For a large portion of history, the life cycle of the migratory European Eel (Anguilla anguilla) remained a mystery. We owe what we today know about the critically endangered eels to Johannes Schmidt. Fishermen of North American and Europe had wondered, before Schmidt’s discovery, why they never caught baby eels.

A leptocephalus

In reality, the fishermen were catching eels, but they did not recognize them as eels because of the drastic change the animals go through during their juvenile and mature stages. Eels are reversely catadromous; they breed in the ocean and migrate in to fresh water to live, while salmon, for example breed in fresh water and spend most of their lives in the ocean.

Schmidt conducted expeditions in to the North Atlantic and Mediterranean sea, and found leptocephali; transparent, leaf shaped organisms. He would late discover that these small creatures were actually the eel’s initial phase. The deeper in to the Atlantic Schmidt travelled, the smaller the larvae got, until he finally caught the smallest leptocephali ever seen in a 1922 expedition off the south of Bermuda in the Sargasso Sea. After his research, Johannes Schmidt named the Sargasso Sea the most likely breeding grounds for the eels, though he never observed spawning directly.

Eel life cycle

The eel’s life cycle consists of a few characteristic stages. After spawning, a baby eel leptocephalus hatches. On a 300-day migration, wherein the transparent eels must resist predation and feed, likely by aid of sargassum weed, they drift toward Europe. At the European coast, the eels metamorphosize in to a transparent larval stage called a “glass eel” since this is the first stage where the eels are recognizable as eels. After entering fresh water estuaries and migrating upstream, the eel grows in to an elver, a miniature version of a yellow adult eel. After 5-10 years in fresh water the eels become sexually mature, become silver in colour, and begin migration back in to the ocean to spawn and die.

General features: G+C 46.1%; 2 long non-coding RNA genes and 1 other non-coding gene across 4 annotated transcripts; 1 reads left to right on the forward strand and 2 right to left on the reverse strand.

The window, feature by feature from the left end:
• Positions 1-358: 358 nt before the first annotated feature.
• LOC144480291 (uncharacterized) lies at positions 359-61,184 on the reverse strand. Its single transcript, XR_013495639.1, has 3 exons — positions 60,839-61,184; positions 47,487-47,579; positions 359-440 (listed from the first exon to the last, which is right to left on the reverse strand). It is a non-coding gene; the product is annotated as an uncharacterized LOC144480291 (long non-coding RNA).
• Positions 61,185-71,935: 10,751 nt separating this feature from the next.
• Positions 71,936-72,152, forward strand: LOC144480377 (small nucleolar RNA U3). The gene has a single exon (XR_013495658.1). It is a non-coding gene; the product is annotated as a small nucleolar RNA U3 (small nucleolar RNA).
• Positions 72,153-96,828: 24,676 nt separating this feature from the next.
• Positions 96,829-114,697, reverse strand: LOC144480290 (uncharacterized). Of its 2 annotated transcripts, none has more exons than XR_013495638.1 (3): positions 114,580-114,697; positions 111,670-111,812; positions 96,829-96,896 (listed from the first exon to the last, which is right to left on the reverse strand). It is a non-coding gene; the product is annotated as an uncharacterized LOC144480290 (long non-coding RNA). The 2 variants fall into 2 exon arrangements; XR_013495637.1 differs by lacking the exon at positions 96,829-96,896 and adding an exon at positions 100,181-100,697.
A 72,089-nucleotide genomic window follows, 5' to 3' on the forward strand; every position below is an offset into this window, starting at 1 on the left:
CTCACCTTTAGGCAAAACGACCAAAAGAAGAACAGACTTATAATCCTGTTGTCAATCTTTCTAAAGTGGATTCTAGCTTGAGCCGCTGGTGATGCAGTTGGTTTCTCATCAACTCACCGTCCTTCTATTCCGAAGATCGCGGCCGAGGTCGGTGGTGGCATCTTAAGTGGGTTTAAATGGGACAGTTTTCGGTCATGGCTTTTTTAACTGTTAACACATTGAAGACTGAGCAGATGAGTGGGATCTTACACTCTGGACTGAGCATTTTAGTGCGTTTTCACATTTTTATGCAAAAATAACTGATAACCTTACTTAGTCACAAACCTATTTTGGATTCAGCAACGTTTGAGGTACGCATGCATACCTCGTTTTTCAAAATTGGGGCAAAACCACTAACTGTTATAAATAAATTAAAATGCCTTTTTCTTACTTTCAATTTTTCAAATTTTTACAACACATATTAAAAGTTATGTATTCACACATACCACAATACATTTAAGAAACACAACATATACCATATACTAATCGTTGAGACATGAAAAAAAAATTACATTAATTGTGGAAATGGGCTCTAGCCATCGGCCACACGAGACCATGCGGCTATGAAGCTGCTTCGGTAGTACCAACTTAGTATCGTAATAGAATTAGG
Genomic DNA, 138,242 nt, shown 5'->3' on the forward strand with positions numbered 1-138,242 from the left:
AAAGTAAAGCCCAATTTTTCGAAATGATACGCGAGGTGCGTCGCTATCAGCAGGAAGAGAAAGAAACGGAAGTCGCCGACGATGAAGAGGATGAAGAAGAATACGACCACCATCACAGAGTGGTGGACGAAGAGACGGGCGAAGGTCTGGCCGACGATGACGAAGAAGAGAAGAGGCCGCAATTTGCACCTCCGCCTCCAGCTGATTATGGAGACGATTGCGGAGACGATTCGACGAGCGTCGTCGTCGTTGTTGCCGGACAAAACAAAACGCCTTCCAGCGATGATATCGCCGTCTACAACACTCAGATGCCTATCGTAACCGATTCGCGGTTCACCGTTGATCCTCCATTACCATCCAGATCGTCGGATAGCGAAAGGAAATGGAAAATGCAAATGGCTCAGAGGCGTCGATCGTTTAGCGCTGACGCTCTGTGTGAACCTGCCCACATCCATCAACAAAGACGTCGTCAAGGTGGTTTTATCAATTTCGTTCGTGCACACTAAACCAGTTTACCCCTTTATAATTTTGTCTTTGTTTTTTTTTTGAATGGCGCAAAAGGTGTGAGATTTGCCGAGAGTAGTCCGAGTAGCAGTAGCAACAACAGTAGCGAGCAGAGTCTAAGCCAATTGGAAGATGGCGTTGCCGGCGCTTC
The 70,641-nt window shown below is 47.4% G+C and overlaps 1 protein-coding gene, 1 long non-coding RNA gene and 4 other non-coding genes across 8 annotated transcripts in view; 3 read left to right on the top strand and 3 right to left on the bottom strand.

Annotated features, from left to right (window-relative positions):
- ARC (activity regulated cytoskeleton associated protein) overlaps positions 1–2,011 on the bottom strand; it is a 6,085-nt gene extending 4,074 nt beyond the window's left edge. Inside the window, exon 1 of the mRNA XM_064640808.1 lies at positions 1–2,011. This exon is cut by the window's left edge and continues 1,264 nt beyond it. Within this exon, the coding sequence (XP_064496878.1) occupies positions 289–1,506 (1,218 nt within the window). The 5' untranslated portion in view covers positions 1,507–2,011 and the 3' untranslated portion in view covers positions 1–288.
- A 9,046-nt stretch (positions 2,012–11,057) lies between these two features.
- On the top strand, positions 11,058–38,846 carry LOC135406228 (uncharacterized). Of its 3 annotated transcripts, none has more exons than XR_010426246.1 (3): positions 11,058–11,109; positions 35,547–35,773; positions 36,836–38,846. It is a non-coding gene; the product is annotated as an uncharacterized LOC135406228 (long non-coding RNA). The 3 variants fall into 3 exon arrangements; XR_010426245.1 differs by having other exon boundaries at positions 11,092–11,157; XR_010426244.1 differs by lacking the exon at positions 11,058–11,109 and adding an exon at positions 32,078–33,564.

Glass eels

There is still much to learn about the European Eel, and today it is listed as a critically endangered species. The decline in the number of eels reaching Europe is thought to be due to overfishing, parasites, and barriers to migration like dams.

It is thought that there is a small population of European Eels in the Spittle Pond Nature reserve. Because of the main pond’s closeness to the ocean and its brackish water, eels are able to make a comfortable home there.